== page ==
Which Countries Award the Highest Olympic Medal Bonus?
For many of the world’s top athletes, simply representing their country at the Olympic Games is considered an honor.
The International Olympics Committee (IOC) partly reinforces this, as it doesn’t pay its participating sportspeople anything.
But for those athletes going for the gold, silver, and bronze, the sweet sense of achievement that comes with winning a medal is sometimes accompanied by a big check—though these prizes don’t come from the IOC either.
The Winners Take It All
For placing at the podium and bringing home a medal, some countries promise their athletes significant bonuses—shooting as high as a six-figure range. For winning a gold medal, athletes from Singapore can earn up to SGD$1 million, or about $737,000.
This reward is nearly 20 times the $37,500 that U.S. athletes pocket for the same achievement. However, the immense difference in payout makes sense if you consider what’s at stake. The U.S. typically dominates the leaderboard every year, and sheer numbers are a big part of this.
At Tokyo 2020, Singapore only had 23 athletes representing the city-state across 12 events. In comparison, the U.S. brought along the biggest contingent of 657 athletes participating in 44 events.
Here are the 12 countries that boast largest monetary bonuses per medal:
|🇵🇭 The Philippines||$200,000||$99,000||$40,000|
|🇿🇦 South Africa||$37,000||$19,000||$7,000|
Correction: Another country that recently announced it would pay its athletes handsomely is Indonesia—a 5 billion rupiah cash reward translates into $349,000 for winning gold.
In several of these countries, these USD-value wins translate to even higher earnings back home. For example, $1 is equivalent to nearly 425 Kazakhstani tenge, or about 50.5 Philippine pesos.
Hidilyn Diaz of The Philippines won her country’s first ever gold medal at Tokyo 2020, in the women’s 55kg weightlifting category. At Rio 2016, she also historically broke a 20-year dry spell for the nation and won a silver medal.
Another way that athletes can gain value from winning a medal is by scoring endorsements with major brands. Often, these deal amounts far surpass any medal bonus—U.S. gymnast Simon Biles earns at least $5 million annually from sponsorships alone.
Some Strings Attached
Why do countries award such big medal bonuses? When a country’s athletics are not driven by the private sector, and instead funded by the government, these monetary rewards help to encourage a stronger sports culture.
In addition, the prize money is taxable in many cases—reinvesting the money into respective countries’ sports associations, and effectively giving back to the community.
Can You Calculate Your Daily Carbon Footprint?
Discover how the average person’s carbon footprint impacts the environment and learn how carbon credits can offset your carbon footprint.
Your Everyday Carbon Footprint
While many large businesses and countries have committed to net-zero goals, it is essential to acknowledge that your everyday activities also contribute to global emissions.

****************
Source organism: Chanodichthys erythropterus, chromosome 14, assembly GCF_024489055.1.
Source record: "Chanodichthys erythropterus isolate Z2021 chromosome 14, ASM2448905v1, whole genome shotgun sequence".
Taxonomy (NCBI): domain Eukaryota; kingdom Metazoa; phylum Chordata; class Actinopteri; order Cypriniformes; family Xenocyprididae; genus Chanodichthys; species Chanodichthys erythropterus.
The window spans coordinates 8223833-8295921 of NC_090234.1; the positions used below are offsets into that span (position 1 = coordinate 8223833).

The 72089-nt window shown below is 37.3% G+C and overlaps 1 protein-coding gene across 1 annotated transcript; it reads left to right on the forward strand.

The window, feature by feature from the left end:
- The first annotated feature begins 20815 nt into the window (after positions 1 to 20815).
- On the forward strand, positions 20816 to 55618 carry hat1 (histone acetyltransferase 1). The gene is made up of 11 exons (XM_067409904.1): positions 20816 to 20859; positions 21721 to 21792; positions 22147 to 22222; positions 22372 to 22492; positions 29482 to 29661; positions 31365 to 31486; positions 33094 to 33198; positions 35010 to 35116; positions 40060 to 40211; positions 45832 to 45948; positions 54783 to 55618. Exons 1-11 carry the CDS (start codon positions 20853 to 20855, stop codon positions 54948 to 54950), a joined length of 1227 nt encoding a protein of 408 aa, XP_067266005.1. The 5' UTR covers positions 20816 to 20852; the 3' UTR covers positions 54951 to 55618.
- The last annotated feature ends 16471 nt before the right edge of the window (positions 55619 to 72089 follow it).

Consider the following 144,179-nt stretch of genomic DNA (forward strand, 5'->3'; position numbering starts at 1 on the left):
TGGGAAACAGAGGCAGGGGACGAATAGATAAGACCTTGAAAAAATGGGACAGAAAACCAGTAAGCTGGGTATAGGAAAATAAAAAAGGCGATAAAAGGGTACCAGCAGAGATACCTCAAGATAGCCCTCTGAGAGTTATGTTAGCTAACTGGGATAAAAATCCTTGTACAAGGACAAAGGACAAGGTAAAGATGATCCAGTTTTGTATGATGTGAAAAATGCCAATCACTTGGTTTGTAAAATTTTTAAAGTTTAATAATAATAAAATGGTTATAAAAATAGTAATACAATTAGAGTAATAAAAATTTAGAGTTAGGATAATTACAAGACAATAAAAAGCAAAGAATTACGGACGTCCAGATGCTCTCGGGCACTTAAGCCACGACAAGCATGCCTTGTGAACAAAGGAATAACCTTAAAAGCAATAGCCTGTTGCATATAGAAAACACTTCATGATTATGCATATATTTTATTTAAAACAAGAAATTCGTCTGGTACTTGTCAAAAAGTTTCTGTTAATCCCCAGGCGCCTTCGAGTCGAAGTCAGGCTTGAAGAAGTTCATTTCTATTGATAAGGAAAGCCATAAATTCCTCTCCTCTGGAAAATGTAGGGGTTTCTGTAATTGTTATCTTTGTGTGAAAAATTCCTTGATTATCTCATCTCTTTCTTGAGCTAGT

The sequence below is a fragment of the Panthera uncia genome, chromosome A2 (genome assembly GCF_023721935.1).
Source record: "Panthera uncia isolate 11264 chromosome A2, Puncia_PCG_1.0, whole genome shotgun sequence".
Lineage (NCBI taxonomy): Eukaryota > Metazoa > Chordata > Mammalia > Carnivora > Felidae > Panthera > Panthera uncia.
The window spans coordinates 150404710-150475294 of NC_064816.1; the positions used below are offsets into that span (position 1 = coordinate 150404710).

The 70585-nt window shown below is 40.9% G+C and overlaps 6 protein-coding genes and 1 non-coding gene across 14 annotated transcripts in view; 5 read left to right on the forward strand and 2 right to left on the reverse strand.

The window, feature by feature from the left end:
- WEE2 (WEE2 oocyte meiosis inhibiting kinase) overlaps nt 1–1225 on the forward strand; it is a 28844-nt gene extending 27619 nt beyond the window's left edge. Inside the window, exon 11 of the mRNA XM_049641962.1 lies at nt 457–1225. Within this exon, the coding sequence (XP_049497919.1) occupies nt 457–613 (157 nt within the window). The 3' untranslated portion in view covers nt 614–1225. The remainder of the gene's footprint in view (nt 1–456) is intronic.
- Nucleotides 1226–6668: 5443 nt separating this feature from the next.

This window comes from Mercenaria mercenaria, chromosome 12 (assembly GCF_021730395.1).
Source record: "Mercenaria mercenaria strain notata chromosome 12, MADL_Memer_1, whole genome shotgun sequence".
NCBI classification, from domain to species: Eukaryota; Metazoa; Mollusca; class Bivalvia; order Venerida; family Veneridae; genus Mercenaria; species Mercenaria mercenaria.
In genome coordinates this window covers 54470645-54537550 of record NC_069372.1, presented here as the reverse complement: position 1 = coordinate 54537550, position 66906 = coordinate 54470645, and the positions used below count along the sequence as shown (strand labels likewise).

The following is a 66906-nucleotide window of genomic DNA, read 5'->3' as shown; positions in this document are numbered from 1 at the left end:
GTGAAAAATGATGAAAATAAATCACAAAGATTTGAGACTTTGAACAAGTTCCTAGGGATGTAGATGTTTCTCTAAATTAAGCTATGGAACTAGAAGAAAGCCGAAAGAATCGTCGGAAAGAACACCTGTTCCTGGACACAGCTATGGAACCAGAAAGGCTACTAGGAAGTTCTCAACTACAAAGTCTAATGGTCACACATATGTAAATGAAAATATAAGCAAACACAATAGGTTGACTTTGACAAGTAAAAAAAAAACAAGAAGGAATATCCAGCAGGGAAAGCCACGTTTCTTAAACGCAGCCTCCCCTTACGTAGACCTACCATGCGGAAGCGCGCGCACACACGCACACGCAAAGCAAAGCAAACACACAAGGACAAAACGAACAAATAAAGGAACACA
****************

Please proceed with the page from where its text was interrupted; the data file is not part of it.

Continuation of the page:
In this graphic, sponsored by Carbon Streaming Corporation, we will explore how the choices we make and the products we use have a profound impact on our carbon footprint.
Carbon Emissions by Activity
Here are some of the daily activities and products of the average person and their carbon footprint, according to Clever Carbon.
|Household Activities & Products||CO2 Emissions (g)|
|💡 Standard Light Bulb (100 watts, four hours)||172 g|
|📱 Mobile Phone Use (195 minutes per day)*||189 g|
|👕 Washing Machine (0.63 kWh)||275 g|
|🔥 Electric Oven (1.56 kWh)||675 g|
|♨️ Tumble Dryer (2.5 kWh)||1,000 g|
|🧻 Toilet Roll (2 ply)||1,300 g|
|🚿 Hot Shower (10 mins)||2,000 g|
|🚙 Daily Commute (one hour, by car)||3,360 g|
|🍽️ Average Daily Food Consumption (three meals of 600 calories)||4,500 g|
|*Phone use based on yearly use of 69kg per the source, Reboxed|
Your choice of transportation plays a crucial role in determining your carbon footprint. For instance, a 15 km daily commute to work on public transport generates an average of 1,464 g of CO₂ emissions. Compared to 3,360 g—twice the volume for a journey the same length by car.
By opting for more sustainable modes of transport, such as cycling, walking, or public transportation, you can significantly reduce your carbon footprint.
Addressing Your Carbon Footprint
One way to compensate for your emissions is by purchasing high-quality carbon credits.
Carbon credits are used to help fund projects that avoid, reduce or remove CO₂ emissions. This includes nature-based solutions such as reforestation and improved forest management, or technology-based solutions such as the production of biochar and carbon capture and storage (CCS).
While carbon credits offer a potential solution for individuals to help reduce global emissions, public awareness remains a significant challenge. A BCG-Patch survey revealed that only 34% of U.S. consumers are familiar with carbon credits, and only 3% have purchased them in the past.
About Carbon Streaming
By financing the creation or expansion of carbon projects, Carbon Streaming Corporation secures the rights to future carbon credits generated by these sustainable projects. You can then purchase these carbon credits to help fund climate solutions around the world and compensate for your own emissions.
Ready to get involved?
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